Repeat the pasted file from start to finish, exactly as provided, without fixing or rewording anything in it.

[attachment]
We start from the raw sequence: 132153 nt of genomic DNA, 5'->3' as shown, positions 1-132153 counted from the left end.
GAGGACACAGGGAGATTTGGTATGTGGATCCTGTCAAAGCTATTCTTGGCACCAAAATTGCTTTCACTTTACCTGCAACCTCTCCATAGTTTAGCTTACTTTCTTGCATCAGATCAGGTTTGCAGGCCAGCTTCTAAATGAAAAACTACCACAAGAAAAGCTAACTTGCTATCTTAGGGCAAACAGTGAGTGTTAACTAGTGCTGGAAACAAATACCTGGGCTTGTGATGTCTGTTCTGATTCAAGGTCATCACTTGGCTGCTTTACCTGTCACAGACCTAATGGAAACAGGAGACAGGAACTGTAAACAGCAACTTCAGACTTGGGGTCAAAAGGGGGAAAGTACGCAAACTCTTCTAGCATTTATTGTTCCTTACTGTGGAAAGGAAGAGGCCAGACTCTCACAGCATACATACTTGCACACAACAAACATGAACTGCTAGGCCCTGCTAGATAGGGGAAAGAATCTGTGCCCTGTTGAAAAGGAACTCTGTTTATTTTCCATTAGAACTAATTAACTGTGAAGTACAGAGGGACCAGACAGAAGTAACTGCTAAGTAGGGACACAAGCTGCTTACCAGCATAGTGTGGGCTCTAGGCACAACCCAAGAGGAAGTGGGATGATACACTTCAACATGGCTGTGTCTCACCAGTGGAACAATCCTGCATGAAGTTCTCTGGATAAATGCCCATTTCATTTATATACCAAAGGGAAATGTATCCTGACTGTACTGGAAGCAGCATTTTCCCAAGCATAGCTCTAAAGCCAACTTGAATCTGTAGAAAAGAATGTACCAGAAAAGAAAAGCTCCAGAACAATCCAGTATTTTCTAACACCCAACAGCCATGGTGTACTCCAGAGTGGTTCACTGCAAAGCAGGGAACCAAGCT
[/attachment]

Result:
We start from the raw sequence: 132153 nt of genomic DNA, 5'->3' as shown, positions 1-132153 counted from the left end.
GAGGACACAGGGAGATTTGGTATGTGGATCCTGTCAAAGCTATTCTTGGCACCAAAATTGCTTTCACTTTACCTGCAACCTCTCCATAGTTTAGCTTACTTTCTTGCATCAGATCAGGTTTGCAGGCCAGCTTCTAAATGAAAAACTACCACAAGAAAAGCTAACTTGCTATCTTAGGGCAAACAGTGAGTGTTAACTAGTGCTGGAAACAAATACCTGGGCTTGTGATGTCTGTTCTGATTCAAGGTCATCACTTGGCTGCTTTACCTGTCACAGACCTAATGGAAACAGGAGACAGGAACTGTAAACAGCAACTTCAGACTTGGGGTCAAAAGGGGGAAAGTACGCAAACTCTTCTAGCATTTATTGTTCCTTACTGTGGAAAGGAAGAGGCCAGACTCTCACAGCATACATACTTGCACACAACAAACATGAACTGCTAGGCCCTGCTAGATAGGGGAAAGAATCTGTGCCCTGTTGAAAAGGAACTCTGTTTATTTTCCATTAGAACTAATTAACTGTGAAGTACAGAGGGACCAGACAGAAGTAACTGCTAAGTAGGGACACAAGCTGCTTACCAGCATAGTGTGGGCTCTAGGCACAACCCAAGAGGAAGTGGGATGATACACTTCAACATGGCTGTGTCTCACCAGTGGAACAATCCTGCATGAAGTTCTCTGGATAAATGCCCATTTCATTTATATACCAAAGGGAAATGTATCCTGACTGTACTGGAAGCAGCATTTTCCCAAGCATAGCTCTAAAGCCAACTTGAATCTGTAGAAAAGAATGTACCAGAAAAGAAAAGCTCCAGAACAATCCAGTATTTTCTAACACCCAACAGCCATGGTGTACTCCAGAGTGGTTCACTGCAAAGCAGGGAACCAAGCT